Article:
The automotive robot in Detroit finds a new purpose by printing houses.

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Detroit’s First 3D Printed Home: Revolutionizing the Housing Industry

Industrial decline and bankruptcy have left their scars on the city of Detroit. But amidst the remnants of a once thriving automotive manufacturing hub, a new hope is emerging – the city’s first 3D printed home. Designed by local architect Bryan Cook and brought to life by Citizen Robotics, this innovative housing solution aims to combat Detroit’s blight of vacant lots.

The 1,000-square-foot, two-bedroom cottage, located in Detroit’s Islandview area, seamlessly combines modern 3D printing technology with conventional construction methods. Stucco panels, a wood-framed pitched roof, and a front porch pay homage to Detroit’s residential style, while pushing the boundaries of what’s possible with 3D printing.

Citizen Robotics, an ambitious initiative by father-daughter duo Evelyn and Tom Woodman, transformed a robot from an automotive factory in Chicago into a powerful tool for 3D printing homes. The robot, equipped with specialized software and materials, meticulously crafted the walls of the Islandview home. These walls are reinforced with a mass-timber frame, ensuring structural integrity for years to come. The team also designed the lightweight roof using sustainable and thermally efficient materials.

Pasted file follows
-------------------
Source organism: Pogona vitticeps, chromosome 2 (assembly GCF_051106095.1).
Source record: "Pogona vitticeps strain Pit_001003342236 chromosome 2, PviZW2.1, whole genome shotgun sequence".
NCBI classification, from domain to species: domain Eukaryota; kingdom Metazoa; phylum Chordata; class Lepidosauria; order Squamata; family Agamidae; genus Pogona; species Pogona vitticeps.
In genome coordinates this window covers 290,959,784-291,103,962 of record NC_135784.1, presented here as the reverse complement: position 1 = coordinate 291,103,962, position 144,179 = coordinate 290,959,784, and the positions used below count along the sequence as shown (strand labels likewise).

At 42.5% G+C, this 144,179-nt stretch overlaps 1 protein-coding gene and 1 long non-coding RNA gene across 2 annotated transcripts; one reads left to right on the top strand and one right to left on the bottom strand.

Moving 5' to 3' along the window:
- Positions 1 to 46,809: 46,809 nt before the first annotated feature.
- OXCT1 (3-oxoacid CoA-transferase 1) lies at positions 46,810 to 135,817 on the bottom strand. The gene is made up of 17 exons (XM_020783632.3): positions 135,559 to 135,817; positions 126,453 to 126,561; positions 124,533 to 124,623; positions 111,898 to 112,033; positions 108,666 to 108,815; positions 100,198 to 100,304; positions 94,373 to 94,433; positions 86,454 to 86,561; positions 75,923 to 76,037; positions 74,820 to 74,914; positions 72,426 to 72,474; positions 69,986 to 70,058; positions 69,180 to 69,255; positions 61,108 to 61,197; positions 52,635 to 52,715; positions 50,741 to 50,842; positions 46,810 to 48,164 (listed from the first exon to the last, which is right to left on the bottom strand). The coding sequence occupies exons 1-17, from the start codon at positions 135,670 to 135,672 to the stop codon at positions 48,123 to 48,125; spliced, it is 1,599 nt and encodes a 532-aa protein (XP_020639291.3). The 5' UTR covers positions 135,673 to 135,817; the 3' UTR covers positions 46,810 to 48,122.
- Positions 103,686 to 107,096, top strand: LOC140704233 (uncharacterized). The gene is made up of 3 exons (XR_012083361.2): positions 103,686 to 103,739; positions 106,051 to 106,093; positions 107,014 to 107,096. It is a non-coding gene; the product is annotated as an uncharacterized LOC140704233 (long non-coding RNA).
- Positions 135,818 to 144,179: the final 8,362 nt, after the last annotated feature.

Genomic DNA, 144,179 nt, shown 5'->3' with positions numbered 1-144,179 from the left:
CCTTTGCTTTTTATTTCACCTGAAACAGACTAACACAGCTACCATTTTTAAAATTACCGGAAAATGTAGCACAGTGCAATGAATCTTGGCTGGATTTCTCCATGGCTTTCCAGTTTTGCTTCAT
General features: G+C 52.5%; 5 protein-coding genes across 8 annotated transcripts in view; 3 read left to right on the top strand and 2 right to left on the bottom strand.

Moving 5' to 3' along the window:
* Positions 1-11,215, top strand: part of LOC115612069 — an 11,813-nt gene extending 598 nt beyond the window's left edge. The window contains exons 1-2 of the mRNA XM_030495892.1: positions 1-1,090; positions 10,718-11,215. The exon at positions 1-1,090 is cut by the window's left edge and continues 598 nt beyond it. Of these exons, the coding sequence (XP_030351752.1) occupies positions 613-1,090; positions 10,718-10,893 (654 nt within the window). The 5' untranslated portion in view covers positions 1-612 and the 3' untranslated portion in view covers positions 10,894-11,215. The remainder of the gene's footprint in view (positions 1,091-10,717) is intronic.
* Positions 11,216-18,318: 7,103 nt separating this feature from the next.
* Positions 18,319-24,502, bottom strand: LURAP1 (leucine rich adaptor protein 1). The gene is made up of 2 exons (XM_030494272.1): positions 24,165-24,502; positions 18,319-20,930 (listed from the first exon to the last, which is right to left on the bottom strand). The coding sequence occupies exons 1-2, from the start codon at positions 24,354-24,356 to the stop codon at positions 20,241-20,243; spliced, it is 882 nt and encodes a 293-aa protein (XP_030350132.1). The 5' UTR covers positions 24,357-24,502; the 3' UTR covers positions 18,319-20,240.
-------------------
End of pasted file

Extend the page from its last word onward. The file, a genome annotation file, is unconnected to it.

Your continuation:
The introduction of 3D printed homes challenges traditional stick-built construction methods. By providing an affordable alternative, this project aims to disrupt the homebuilding industry. While the construction cost was slightly higher, future iterations will optimize costs. The Islandview home will be sold at a price in line with the neighborhood’s median income, promoting affordability.

Detroit’s development ordinances currently impose limitations on land ownership. However, Citizen Robotics and Bryan Cook are eager to share their technology to expedite home building and increase affordable housing. Their vision is to bring stability, sustainability, and great design to the housing industry through 3D printing – a sentiment that resonates throughout the industry.

In a city once defined by automotive manufacturing and great techno music, these repurposed robots represent a new hope for Detroit’s housing market. With their replicable and cost-effective approach, they may pave the way for a brighter future filled with affordable, 3D printed homes.

We invite you to join the conversation on our Facebook, Twitter, and LinkedIn pages. Let us know your thoughts on this groundbreaking project and the potential of 3D printing in the housing industry. Don’t forget to sign up for our weekly additive manufacturing newsletter to stay up-to-date with the latest stories delivered right to your inbox.

Together, we can shape a future where innovation and affordability go hand in hand, transforming the way we think about housing.

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